Posted 10/03/12 (Wed)
By Neal A. Shipman
Our homes are our castles.
Even though the landscape of McKenzie County may be undergoing rapid change as the result of the biggest oil boom that this part of North Dakota has ever experienced, those of us that have lived here for the better part of our lives still want to believe that we are safe and secure in our homes. While we may not know the people who live down the road or down the street from us, or who we see shopping in our local stores, or whose children are attending our schools, we assumed that they were all good people.
We greeted them like the neighbors we have always known and welcomed each and every one of the thousands of new residents who have come looking for work and new lives into our community. That is after all, western hospitality.
And for the most part, our new residents have been exceptional, hardworking people. They didn’t just wake up one morning and decide that they were going to uproot their families and move to North Dakota. But because of the poor economy and lack of jobs in the rest of the nation, western North Dakota has been a beacon for job seekers. People who came here looking for a chance to restart their lives and to find work.
But apparently not everyone coming to western North Dakota is looking for work. There are some who are coming here because they want to steal from those that are living here and trust that our western hospitality is going to be their ticket to steal whatever they can get away with before they are caught or decide to move on to greener pastures.
Such appears to be the case in the recent rash of break-ins and burglaries of rural residences in McKenzie County.
While local law enforcement is doing what it can to catch the individuals who seem to be preying on local residents, in my visits with some of the people who have been burglarized, there are some things that seem to be a constant.
First, it appears that the burglars are coming to the homes to determine when the residents are home. If the resident answers the door, they ask for directions or say they are looking for something. They also seem to be watching for when the residents go to work and come home. And they also appear to be looking for homes that afford them some degree of protection (be it a shelterbelt or other building) that shields them from the watchful eyes of neighbors or other people driving by.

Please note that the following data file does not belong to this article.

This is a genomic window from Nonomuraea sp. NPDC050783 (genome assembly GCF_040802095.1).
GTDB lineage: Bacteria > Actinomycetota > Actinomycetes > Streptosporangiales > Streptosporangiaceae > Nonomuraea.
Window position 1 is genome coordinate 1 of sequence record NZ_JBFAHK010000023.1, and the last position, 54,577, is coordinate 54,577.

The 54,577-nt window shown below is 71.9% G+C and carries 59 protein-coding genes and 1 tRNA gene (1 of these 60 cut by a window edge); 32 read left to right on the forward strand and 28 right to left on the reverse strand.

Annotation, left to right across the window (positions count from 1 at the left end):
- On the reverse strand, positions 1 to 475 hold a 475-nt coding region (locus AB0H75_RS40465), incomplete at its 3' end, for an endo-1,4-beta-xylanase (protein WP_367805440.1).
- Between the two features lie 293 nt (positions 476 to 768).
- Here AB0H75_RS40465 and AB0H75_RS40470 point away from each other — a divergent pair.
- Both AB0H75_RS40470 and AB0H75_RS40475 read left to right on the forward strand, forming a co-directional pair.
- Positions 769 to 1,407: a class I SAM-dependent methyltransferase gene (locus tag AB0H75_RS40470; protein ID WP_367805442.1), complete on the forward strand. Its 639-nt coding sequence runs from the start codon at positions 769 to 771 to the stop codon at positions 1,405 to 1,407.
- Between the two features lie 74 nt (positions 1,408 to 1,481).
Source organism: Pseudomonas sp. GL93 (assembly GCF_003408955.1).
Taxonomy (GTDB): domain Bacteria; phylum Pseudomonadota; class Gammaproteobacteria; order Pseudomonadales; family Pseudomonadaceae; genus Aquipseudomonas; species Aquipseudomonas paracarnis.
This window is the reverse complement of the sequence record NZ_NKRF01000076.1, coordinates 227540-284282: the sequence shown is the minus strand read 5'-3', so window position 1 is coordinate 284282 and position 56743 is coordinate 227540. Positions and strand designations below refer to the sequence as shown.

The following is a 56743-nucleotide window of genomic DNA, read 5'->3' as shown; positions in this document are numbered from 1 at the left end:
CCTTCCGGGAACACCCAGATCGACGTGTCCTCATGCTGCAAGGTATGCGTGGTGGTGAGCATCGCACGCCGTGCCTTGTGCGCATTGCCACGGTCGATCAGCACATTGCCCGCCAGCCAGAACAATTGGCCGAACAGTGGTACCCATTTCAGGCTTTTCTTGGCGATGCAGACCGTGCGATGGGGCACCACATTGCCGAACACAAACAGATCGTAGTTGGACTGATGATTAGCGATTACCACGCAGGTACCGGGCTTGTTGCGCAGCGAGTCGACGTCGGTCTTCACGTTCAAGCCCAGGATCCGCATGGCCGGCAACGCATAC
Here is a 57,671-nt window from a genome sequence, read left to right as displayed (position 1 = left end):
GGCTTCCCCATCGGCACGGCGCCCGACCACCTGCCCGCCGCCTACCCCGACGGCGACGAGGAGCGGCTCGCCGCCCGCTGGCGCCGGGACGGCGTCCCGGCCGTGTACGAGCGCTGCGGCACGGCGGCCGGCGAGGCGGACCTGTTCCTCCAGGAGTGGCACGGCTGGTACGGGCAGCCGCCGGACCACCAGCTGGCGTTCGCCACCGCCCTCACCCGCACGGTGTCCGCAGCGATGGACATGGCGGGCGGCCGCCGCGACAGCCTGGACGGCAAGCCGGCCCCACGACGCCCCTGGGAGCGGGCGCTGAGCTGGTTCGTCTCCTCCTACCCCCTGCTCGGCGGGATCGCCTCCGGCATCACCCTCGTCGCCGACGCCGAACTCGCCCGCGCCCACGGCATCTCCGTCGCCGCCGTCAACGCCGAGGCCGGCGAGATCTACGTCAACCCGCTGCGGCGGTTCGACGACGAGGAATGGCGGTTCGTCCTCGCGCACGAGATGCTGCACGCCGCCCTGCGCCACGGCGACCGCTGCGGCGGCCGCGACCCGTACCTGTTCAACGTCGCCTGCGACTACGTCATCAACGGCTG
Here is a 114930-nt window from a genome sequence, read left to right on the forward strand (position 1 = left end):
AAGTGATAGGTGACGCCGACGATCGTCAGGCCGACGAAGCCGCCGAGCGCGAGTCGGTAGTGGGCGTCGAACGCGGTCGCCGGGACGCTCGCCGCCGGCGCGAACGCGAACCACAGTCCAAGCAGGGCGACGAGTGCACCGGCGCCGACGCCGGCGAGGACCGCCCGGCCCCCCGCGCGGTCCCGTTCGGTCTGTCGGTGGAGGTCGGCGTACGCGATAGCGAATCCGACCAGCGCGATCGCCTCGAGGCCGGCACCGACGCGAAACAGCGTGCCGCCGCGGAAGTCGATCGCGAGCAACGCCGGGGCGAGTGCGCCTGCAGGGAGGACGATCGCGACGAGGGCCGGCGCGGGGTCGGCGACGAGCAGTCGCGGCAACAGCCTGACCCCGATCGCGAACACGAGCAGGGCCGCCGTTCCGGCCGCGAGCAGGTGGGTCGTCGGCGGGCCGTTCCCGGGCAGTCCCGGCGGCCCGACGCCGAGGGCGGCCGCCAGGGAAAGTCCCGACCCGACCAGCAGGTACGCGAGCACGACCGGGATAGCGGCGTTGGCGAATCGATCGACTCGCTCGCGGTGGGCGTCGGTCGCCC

Second, once they have identified their target, it appears that they enter the home from a back door or patio door that is once again out of sight. And then they begin a very slow and thorough combing of the home, looking for valuables, feeling secure in their knowledge that no one is returning home for several hours.
So how does someone go about protecting their home? Some people will decide that they need to purchase a security system, but there are also a lot of other ways to protect your home without going to that added expense. Perhaps the best way is to install dead bolt locks on all of your exterior doors, or if you have a sliding glass door, place a long heavy dowel in the track to prevent it from being opened. The list of home protection options is endless, and can include installing timers that will turn on your lights and television to give the appearance that someone is at home, to keeping a dog in the house.
But perhaps the best, and easiest way is to protect your home is to engage the eyes of your neighbors. Talk to your neighbors, watch over each other’s homes, and let them know when you are expecting visitors or workers.
While we may all long for the days of when we could leave our homes unlocked, those days are long gone. So the next best thing is to do what you have to do to protect your home and not make it an easy mark to those wishing to steal your property.